I’m heartened to see the increase in brand activism. It’s not all perfect, but it’s an attempt. When businesses big and small recognize their power to fill the gaps that the government is too polarized or too slow to do, we can make life better for a lot of Americans. And when we as communications professionals uplift the businesses doing this work, we broaden their impact and help work toward a more representative democracy.

Likewise, while there are a lot of concerns about the impact of social media, particularly on youth, I do appreciate that it democratizes access to entrepreneurship and communications. More people can now build a platform who have not had the same access to opportunities to build wealth. I appreciate that social media allows underrecognized leaders the ability to discover content creators who reflect our experience and that we now have access to more ways to build a business that doesn’t fit the traditional model.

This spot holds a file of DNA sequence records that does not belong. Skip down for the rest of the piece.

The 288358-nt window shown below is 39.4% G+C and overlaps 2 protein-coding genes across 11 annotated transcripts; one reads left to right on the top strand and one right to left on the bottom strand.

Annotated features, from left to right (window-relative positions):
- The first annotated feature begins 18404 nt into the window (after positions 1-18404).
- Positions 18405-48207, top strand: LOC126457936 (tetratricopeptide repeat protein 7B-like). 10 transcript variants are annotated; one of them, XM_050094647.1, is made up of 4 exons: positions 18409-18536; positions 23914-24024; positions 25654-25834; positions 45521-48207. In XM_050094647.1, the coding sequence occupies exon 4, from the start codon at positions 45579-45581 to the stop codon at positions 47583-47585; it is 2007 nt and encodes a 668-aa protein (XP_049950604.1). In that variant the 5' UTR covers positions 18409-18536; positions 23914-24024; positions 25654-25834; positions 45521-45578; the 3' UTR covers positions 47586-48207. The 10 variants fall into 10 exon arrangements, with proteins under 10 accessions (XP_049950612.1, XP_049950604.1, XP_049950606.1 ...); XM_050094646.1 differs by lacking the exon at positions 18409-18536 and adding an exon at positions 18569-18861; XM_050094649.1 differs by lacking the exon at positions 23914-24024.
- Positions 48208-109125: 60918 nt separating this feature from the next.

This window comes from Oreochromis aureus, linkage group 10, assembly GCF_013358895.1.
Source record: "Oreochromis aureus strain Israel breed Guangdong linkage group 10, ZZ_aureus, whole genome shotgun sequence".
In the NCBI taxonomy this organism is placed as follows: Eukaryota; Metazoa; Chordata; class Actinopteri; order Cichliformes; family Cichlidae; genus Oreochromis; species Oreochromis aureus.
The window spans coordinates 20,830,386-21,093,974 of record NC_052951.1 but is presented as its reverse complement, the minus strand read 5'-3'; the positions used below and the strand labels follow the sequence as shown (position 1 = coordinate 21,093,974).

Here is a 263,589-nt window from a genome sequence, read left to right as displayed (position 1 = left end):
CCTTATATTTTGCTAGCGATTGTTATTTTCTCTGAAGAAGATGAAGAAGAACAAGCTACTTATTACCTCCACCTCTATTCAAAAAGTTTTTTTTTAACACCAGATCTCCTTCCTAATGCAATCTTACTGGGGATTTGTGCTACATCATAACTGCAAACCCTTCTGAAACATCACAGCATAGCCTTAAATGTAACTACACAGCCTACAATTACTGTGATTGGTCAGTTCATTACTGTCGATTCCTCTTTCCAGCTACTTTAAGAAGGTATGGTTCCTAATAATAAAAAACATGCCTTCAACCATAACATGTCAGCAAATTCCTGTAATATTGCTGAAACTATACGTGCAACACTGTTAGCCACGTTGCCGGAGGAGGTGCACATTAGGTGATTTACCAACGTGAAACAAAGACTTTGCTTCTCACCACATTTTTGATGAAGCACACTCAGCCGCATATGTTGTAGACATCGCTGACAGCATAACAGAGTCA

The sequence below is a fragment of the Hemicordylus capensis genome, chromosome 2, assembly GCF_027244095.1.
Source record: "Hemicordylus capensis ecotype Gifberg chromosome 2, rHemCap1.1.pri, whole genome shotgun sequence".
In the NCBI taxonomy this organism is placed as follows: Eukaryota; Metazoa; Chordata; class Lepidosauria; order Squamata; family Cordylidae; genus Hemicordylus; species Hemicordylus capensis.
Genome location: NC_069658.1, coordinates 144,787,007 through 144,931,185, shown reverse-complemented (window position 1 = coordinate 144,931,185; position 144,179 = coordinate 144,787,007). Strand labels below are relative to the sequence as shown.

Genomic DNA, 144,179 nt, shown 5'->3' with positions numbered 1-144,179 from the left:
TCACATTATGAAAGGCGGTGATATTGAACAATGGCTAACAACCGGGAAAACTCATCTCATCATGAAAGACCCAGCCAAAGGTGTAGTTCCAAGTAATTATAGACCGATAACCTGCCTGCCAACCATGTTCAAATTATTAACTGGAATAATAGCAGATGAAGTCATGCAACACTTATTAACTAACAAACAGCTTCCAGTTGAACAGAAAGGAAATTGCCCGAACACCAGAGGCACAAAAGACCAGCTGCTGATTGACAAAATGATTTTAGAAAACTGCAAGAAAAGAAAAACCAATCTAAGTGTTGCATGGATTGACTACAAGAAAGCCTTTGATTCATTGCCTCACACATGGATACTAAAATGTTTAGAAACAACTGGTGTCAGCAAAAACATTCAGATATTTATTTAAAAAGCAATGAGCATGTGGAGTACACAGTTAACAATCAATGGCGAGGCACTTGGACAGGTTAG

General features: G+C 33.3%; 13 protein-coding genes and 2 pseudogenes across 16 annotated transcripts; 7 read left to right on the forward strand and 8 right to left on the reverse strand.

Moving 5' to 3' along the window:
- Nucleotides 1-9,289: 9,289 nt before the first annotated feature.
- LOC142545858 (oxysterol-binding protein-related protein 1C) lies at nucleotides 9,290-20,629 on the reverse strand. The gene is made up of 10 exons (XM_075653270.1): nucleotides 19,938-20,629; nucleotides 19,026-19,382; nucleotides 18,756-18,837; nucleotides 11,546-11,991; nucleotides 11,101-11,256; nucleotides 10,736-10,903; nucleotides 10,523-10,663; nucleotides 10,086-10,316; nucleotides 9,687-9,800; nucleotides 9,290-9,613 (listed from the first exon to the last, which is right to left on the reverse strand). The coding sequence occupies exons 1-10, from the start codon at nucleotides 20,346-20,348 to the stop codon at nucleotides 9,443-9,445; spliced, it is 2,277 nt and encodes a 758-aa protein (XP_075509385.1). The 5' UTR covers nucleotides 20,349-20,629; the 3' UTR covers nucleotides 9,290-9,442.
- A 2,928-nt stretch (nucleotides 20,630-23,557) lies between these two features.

What communications challenge keeps you up at night? 

The hyperpolarization and underfunding of the news media, especially local and watchdog journalism where I began my career. Current algorithms make it very easy to find people and news that cements what we already believe, keeping us in a bubble of comfort. This is harmful to our democracy. As someone who believes in the promise of America to one day build a truly multiracial democracy, our democracy should be reflected in our media landscape. When people from many backgrounds are acknowledged as leaders and experts and able to fully participate, we can begin to heal and restore democracy.